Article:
IndyCar driver Justin Wilson died yesterday from severe injuries sustained after a crash on Sunday. The crash left Wilson unconscious and ultimately led to his untimely death.
The IndyCar champion’s passing is the second since 2011 and leaves behind the controversial topic of whether the open cockpits in IndyCars should be closed for the safety of the drivers. It also raises pressing questions about whether the series is doing enough to ensure driver safety.
Wilson was hit by the nose cone from driver Sage Karam’s car. Karam crashed on lap 21 of the ABC Supply 500, leaving debris all over the track. One piece, the nose cone, bounced off the track and hit Wilson on the head.
The impact from the hit left Wilson unconscious, causing his vehicle to veer off track and crash into the adjacent inside wall.
Wilson was airlifted to the Lehigh Valley Hospital, where he fell into a coma.
The news of Wilson’s death was made at exactly 9PM ET on Monday. In a statement by IndyCar Chief Executive Mark Miles, “This is a monumentally sad day for IndyCar and the motorsports community as a whole. Justin’s elite ability to drive a race car was matched by his unwavering kindness, character and humility – which is what made him one of the most respected members of the paddock.”
A statement from Andretti Autosport, Wilson’s race team read, “it only took a second for him to forever become part of the Andretti family. His life and racing career is a story of class and passion surpassed by none.”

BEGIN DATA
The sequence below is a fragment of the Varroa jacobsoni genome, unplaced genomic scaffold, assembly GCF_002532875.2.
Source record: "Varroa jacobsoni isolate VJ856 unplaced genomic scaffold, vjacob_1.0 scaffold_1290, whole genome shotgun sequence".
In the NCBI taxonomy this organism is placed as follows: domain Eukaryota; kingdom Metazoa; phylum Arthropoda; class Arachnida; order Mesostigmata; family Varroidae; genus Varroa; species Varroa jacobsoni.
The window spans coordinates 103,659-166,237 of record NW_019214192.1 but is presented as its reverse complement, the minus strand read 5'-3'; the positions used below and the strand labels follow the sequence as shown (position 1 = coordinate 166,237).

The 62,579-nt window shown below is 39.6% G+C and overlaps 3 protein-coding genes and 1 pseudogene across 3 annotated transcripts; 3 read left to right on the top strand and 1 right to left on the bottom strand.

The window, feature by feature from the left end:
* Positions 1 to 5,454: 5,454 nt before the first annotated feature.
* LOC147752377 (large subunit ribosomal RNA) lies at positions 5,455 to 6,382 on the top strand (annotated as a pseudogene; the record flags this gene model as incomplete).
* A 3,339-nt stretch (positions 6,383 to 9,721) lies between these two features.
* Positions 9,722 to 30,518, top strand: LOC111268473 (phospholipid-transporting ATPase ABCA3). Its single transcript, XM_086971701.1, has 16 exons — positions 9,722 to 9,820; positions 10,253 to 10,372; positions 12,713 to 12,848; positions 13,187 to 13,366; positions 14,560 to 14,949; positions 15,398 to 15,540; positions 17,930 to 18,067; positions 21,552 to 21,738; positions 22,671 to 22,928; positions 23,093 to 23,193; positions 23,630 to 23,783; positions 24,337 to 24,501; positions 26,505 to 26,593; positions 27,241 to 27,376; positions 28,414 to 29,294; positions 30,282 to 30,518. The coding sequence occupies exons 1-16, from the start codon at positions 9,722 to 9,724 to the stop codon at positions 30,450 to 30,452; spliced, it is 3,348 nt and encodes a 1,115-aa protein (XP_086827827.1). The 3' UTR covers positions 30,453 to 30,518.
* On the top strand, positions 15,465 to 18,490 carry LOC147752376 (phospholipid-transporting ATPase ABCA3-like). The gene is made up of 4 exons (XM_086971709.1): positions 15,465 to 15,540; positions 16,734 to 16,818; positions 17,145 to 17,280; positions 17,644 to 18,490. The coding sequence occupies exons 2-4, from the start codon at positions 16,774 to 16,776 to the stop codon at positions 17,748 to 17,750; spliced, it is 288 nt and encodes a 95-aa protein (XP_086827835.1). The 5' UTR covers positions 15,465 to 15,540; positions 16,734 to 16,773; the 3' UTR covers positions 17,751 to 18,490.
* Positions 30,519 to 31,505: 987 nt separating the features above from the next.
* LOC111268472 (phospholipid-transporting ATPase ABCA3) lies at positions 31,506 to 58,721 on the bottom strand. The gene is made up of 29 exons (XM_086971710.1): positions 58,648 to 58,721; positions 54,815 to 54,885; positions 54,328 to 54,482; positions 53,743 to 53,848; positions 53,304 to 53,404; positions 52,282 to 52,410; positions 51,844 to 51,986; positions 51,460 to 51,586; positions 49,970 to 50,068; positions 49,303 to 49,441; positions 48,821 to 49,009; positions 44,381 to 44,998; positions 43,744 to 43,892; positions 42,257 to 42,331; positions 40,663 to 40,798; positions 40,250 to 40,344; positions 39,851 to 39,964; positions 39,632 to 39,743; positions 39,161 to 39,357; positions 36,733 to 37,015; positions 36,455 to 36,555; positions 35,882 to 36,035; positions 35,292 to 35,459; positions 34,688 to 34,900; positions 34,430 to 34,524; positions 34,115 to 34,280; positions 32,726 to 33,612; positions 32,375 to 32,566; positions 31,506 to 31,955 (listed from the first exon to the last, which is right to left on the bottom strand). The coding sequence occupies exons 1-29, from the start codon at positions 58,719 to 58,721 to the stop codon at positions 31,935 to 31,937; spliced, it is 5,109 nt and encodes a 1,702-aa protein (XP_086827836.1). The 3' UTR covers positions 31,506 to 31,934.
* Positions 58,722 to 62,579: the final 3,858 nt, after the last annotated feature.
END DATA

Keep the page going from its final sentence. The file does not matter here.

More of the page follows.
Wilson died by his family. He leaves behind his wife Julia, two daughters, his parents and brother Stephan. A statement from the family read in part, “Justin was a loving father and devoted husband, as well as a highly competitive racing driver who was respected by his peers.”
Wilson was a Sheffield, England native with seven major U.S. open wheel championships, including three IndyCar series. Earlier in the year, he was part of the winning team at the 24 Hours of Daytona.
Wilson is the first driver to die from injuries sustained on the track since Dan Wheldon in 2011. Wheldon died after suffering a severe head injury in a wild car crash at Las Vegas Motor Speedway.
Wilson’s crash has been attributed to his open cockpit, a long standing tradition in IndyCar racing. In contrast, Nascar racing cockpits are closed, leaving drivers less exposed.
The topic on open cockpits will definitely follow IndyCar racing management in the days following Wilson’s demise. Wilson’s death is a harsh reminder of the risks involved when the safety of race car drivers is not put first.
Its also a reminder that in the IndyCar series profits seems to be taking a back seat to meaningful safety reforms.